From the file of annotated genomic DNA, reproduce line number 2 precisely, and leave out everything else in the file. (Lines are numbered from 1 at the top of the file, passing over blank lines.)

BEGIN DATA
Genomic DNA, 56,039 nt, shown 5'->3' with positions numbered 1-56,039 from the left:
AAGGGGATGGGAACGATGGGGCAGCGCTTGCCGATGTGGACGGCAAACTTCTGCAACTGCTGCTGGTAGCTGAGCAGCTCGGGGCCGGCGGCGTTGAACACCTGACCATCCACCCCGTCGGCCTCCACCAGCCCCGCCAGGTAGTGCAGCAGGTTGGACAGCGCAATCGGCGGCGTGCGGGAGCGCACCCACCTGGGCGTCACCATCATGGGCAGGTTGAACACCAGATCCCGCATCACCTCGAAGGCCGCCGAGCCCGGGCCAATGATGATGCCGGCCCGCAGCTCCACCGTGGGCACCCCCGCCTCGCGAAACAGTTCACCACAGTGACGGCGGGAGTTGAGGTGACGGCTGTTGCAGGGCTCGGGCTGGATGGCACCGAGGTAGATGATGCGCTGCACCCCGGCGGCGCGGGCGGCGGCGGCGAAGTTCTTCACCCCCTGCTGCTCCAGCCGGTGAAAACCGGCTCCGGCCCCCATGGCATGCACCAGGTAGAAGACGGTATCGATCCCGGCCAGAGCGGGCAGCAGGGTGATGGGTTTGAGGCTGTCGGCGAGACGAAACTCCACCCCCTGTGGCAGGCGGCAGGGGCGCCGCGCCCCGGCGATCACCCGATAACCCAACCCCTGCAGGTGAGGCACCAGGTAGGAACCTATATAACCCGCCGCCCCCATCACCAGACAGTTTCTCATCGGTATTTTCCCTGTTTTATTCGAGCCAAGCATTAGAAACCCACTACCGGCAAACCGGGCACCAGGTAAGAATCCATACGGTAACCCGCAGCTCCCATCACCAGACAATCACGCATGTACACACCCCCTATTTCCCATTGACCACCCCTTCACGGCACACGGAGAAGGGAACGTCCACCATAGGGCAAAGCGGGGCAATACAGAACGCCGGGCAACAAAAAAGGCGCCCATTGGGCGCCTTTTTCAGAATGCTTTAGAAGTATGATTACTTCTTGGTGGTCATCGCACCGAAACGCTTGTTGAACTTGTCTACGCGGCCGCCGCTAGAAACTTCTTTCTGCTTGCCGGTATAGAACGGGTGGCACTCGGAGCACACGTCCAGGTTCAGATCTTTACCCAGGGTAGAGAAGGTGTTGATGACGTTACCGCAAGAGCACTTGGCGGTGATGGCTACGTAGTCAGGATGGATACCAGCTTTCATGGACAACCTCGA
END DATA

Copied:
AAGGGGATGGGAACGATGGGGCAGCGCTTGCCGATGTGGACGGCAAACTTCTGCAACTGCTGCTGGTAGCTGAGCAGCTCGGGGCCGGCGGCGTTGAACACCTGACCATCCACCCCGTCGGCCTCCACCAGCCCCGCCAGGTAGTGCAGCAGGTTGGACAGCGCAATCGGCGGCGTGCGGGAGCGCACCCACCTGGGCGTCACCATCATGGGCAGGTTGAACACCAGATCCCGCATCACCTCGAAGGCCGCCGAGCCCGGGCCAATGATGATGCCGGCCCGCAGCTCCACCGTGGGCACCCCCGCCTCGCGAAACAGTTCACCACAGTGACGGCGGGAGTTGAGGTGACGGCTGTTGCAGGGCTCGGGCTGGATGGCACCGAGGTAGATGATGCGCTGCACCCCGGCGGCGCGGGCGGCGGCGGCGAAGTTCTTCACCCCCTGCTGCTCCAGCCGGTGAAAACCGGCTCCGGCCCCCATGGCATGCACCAGGTAGAAGACGGTATCGATCCCGGCCAGAGCGGGCAGCAGGGTGATGGGTTTGAGGCTGTCGGCGAGACGAAACTCCACCCCCTGTGGCAGGCGGCAGGGGCGCCGCGCCCCGGCGATCACCCGATAACCCAACCCCTGCAGGTGAGGCACCAGGTAGGAACCTATATAACCCGCCGCCCCCATCACCAGACAGTTTCTCATCGGTATTTTCCCTGTTTTATTCGAGCCAAGCATTAGAAACCCACTACCGGCAAACCGGGCACCAGGTAAGAATCCATACGGTAACCCGCAGCTCCCATCACCAGACAATCACGCATGTACACACCCCCTATTTCCCATTGACCACCCCTTCACGGCACACGGAGAAGGGAACGTCCACCATAGGGCAAAGCGGGGCAATACAGAACGCCGGGCAACAAAAAAGGCGCCCATTGGGCGCCTTTTTCAGAATGCTTTAGAAGTATGATTACTTCTTGGTGGTCATCGCACCGAAACGCTTGTTGAACTTGTCTACGCGGCCGCCGCTAGAAACTTCTTTCTGCTTGCCGGTATAGAACGGGTGGCACTCGGAGCACACGTCCAGGTTCAGATCTTTACCCAGGGTAGAGAAGGTGTTGATGACGTTACCGCAAGAGCACTTGGCGGTGATGGCTACGTAGTCAGGATGGATACCAGCTTTCATGGACAACCTCGA